HISTORY OF THE UNITED STATES

Native peoples lived throughout the Americas for centuries—arriving from Asia by a land bridge—and they developed complex, diverse cultures. The arrival of Europeans completely changed their way of life. Soon after Columbus landed in North America, other European explorers followed. Within a century, European countries were planning permanent colonies in North America.

c. AD 1000 Leif Eriksson is the first European to set foot in North America

c. 1400 Native tribes move into the southwest

1492 Christopher Columbus sails west from Spain for Asia and lands in the West Indies

1513 Ponce de León claims Florida for Spain

1519–21 Hernán Cortés conquers the Aztec Empire

1532 Francisco Pizarro conquers the Inca Empire

1585–87 Two unsuccessful attempts are made to colonize Roanoke Island

1607 Jamestown founded

1620 Mayflower compact; Pilgrims found Plymouth

1621 First Thanksgiving

1660 King Charles II of England assigns land to be sold to colonists

1692 Salem witch trials

1754 Outbreak of French and Indian War

1763 Treaty of Paris ends French claims in North America

1779 Boston Massacre

1773 Tea Act; Rebellious colonists stage the Boston Tea Party

1774 The 13 colonies form First Continental Congress

1775–83 American Revolution begins at Lexington and Concord; ends after British surrender at Yorktown

July 4, 1776 Declaration of Independence signed

1781 Articles of Confederation ratified

1787 Constitution signed

1789 George Washington elected first US president

1791 Bill of Rights ratified

1803 Louisiana Purchase doubles land area of US

1812–14 US at war with Great Britain; British burn Washington, D.C.; “Star-Spangled Banner” written

1820 Missouri Compromise signed in attempt to avoid crisis over slavery

1823 Monroe Doctrine

1830 Indian Removal Act creates “Indian territories”

1840 Telegraph first used

1841 Oregon trail opens

1846 US war against Mexico; US borders extended to Pacific Ocean

1849 California Gold Rush

1861 Civil War erupts when southern states secede from Union, forming Confederate States of America

1863 Battle of Gettysburg; Gettysburg Address; Emancipation Proclamation

1865 13th Amendment abolishes slavery

1865 Lee surrenders to Grant; President Lincoln assassinated

1867 Reconstruction Act

1868 14th Amendment grants citizenship to African Americans

1869 Union Pacific and Central Pacific railroads meet at Promontory Point

1870 15th Amendment gives African Americans the right to vote

1876 Alexander Graham Bell invents the telephone

1879 Thomas Edison makes the electric light bulb

1882 Chinese Exclusion Act

1886 Haymarket riot; American Federation of Labor organized

1890 Frontier closes; massacre of American Indians at Wounded Knee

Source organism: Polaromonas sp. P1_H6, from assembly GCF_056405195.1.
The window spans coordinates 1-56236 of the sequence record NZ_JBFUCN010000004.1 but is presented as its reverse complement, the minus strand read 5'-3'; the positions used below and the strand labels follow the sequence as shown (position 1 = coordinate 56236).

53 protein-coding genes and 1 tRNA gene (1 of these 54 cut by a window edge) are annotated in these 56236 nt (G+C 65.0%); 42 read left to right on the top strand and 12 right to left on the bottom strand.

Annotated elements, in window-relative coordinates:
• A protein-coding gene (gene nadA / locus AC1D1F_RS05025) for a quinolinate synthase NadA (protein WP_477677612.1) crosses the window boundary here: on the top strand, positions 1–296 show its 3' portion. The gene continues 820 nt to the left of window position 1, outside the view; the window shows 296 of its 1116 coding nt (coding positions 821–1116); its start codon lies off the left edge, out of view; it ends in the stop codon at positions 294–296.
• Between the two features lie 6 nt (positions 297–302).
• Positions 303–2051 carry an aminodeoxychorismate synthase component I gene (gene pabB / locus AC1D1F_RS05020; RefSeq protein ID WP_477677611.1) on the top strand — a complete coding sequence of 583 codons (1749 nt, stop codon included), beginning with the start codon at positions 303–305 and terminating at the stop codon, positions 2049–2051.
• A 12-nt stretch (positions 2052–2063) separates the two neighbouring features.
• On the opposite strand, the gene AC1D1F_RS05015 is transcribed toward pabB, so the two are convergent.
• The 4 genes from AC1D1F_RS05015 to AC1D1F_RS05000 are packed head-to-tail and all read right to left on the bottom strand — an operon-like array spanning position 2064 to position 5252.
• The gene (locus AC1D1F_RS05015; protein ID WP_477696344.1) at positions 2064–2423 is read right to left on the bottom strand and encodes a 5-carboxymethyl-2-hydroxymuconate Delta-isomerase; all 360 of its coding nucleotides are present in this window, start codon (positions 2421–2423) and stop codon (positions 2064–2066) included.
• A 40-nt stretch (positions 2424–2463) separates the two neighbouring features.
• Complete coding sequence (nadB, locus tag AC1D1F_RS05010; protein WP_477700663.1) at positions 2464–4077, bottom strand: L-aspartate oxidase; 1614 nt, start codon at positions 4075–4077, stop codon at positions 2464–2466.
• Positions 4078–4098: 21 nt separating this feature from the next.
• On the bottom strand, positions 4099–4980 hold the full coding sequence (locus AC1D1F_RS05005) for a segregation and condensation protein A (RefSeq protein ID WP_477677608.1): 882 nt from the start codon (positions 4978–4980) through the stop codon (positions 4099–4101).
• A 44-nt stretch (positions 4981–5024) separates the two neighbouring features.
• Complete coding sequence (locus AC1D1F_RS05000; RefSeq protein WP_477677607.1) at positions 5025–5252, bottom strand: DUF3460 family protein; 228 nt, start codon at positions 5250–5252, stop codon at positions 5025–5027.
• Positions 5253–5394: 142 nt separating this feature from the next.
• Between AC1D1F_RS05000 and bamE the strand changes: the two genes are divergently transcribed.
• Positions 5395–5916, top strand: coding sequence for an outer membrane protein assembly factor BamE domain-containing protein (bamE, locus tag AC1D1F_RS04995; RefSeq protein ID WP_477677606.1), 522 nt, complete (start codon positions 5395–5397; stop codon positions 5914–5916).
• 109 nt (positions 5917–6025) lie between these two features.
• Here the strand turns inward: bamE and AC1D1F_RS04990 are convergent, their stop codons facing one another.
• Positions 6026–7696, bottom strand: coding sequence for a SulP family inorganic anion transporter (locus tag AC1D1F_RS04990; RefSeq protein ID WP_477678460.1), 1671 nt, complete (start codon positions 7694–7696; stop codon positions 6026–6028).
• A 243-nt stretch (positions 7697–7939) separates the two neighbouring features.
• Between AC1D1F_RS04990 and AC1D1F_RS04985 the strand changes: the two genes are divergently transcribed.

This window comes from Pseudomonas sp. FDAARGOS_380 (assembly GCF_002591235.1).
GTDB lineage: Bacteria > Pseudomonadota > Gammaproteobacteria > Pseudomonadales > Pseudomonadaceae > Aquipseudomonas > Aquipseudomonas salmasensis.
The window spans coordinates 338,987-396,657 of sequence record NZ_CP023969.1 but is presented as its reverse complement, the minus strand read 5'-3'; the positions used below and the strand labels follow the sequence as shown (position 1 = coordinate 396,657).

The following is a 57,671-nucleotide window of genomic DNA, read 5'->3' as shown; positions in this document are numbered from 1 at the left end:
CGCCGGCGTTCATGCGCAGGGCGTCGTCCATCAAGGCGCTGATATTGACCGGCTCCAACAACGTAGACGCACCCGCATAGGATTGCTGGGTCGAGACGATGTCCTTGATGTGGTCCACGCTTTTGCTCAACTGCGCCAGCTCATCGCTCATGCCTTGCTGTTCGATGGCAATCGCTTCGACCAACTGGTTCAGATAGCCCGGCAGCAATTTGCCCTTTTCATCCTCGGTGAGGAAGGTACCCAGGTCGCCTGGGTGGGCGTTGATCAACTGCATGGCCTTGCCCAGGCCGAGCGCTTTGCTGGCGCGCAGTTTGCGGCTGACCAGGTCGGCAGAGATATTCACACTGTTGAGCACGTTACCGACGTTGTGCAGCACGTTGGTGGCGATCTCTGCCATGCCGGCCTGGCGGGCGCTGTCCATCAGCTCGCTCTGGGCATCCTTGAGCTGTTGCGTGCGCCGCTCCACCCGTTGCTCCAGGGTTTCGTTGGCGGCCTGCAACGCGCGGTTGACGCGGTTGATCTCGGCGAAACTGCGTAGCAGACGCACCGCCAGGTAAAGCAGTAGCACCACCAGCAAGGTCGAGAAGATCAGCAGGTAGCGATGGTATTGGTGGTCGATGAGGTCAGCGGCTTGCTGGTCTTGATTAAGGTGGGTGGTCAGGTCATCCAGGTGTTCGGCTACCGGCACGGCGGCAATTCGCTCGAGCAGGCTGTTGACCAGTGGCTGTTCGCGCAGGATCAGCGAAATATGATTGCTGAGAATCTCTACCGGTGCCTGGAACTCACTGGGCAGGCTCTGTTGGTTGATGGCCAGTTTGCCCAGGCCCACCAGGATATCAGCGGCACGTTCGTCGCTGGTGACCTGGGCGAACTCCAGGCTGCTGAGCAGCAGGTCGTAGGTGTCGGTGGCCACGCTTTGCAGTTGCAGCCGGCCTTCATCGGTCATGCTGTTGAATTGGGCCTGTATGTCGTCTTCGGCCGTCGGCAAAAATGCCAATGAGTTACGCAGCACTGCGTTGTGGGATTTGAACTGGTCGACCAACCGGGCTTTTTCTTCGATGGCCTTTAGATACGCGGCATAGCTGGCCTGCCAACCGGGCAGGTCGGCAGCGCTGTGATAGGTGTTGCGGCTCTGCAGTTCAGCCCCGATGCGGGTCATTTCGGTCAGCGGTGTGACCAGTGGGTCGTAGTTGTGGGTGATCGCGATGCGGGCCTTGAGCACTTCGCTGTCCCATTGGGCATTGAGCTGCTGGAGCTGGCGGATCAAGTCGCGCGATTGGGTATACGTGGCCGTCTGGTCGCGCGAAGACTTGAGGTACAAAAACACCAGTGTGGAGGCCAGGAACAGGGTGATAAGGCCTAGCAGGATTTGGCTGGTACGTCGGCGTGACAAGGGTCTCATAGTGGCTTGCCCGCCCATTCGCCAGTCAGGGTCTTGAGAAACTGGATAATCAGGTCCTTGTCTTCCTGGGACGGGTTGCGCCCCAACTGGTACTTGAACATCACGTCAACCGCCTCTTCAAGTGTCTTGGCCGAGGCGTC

1898 Spanish-American War; US acquires the Philippines, Puerto Rico, and Hawaii

1903 First flight by Wright brothers at Kitty Hawk

1913 16th Amendment places federal tax on income

1914 Panama Canal opens

1915 German U-boat sinks the Lusitania

1916 Child Labor Act

1917 US enters World War I; end of Progressivism

1918 End of World War I

1919 18th Amendment begins Prohibition

1920 19th Amendment gives women the vote

1927 Charles Lindbergh makes flight across Atlantic; first “talkie” released

1929 Stock market crashes; Great Depression

1933 Great Plains become the “Dust Bowl”; President Roosevelt launches the New Deal

1939 Germany invades Czechoslovakia and Poland; Great Britain and France declare war on Germany

Dec. 7, 1941 Pearl Harbor attacked; US enters war

1942 Relocation of Japanese-Americans begins; Bataan Death March; Battles of Coral Sea and Midway

June 6, 1944 D-Day

May 8, 1945 Germany surrenders

Aug. 6, 1945 US drops atomic bomb on Hiroshima

Aug. 9, 1945 US drops atomic bomb on Nagasaki

Aug. 15, 1945 Japan surrenders

1948 Marshall Plan implemented; Berlin airlift

1950 McCarthy hearings begin; start of Korean War

1954 Supreme Court ruling on Brown v. Board of Education

1955 Montgomery bus boycott

1957 Sputnik I launched

1958 First American satellite goes into orbit

1961 Bay of Pigs fiasco

1962 Cuban Missile Crisis

1963 March on Washington, D.C.; Dr. Martin Luther King, Jr. delivers “I Have a Dream” speech

Nov. 22, 1963 President Kennedy assassinated

1965 American troops sent to Vietnam

1968 My Lai massacre

Apr. 4, 1968 Dr. Martin Luther King, Jr. assassinated; violence erupts in 125 cities

1969 Apollo 11 crew lands on the Moon

1972 Watergate break-in

1974 President Nixon resigns

1975 US personnel evacuated from Saigon; South Vietnam surrenders

1979 Global oil shortage; gas rationing

1979 Iranian rebels seize US Embassy

1981 Scientists identify Acquired Immune Deficiency Syndrome (AIDS)

Jan. 28, 1986 Space shuttle Challenger explodes

1986 Iran-Contra scandal

1989 Berlin Wall torn down; fall of communism in eastern Europe begins

1991 US leads coalition in Operation Desert Storm

1992 US troops join UN mission in Somalia

1995 Oklahoma City bombing

1998 President Clinton impeached, later acquitted

Sept. 11, 2001 Two hijacked planes destroy the World Trade Center towers; a third hits the Pentagon; a fourth crashes in a field in Pennsylvania

2001 US and Britain bomb Afghanistan; Taliban government collapses

2003 US and British forces invade Iraq; Baath party government under Saddam Hussein collapses

US GOVERNMENT—A SYSTEM OF CHECKS AND BALANCES

The framers of the Constitution created a federal government with three branches so that any two could prevent the third from gaining too much power:

The judicial branch consists of the Supreme Court and other federal courts.
The legislative branch is the Congress, made up of the Senate (two senators per state) and the House of Representatives (numbers based on state population).
The executive branch is the president and the Cabinet.

Copyright © 2007 Dorling Kindersley

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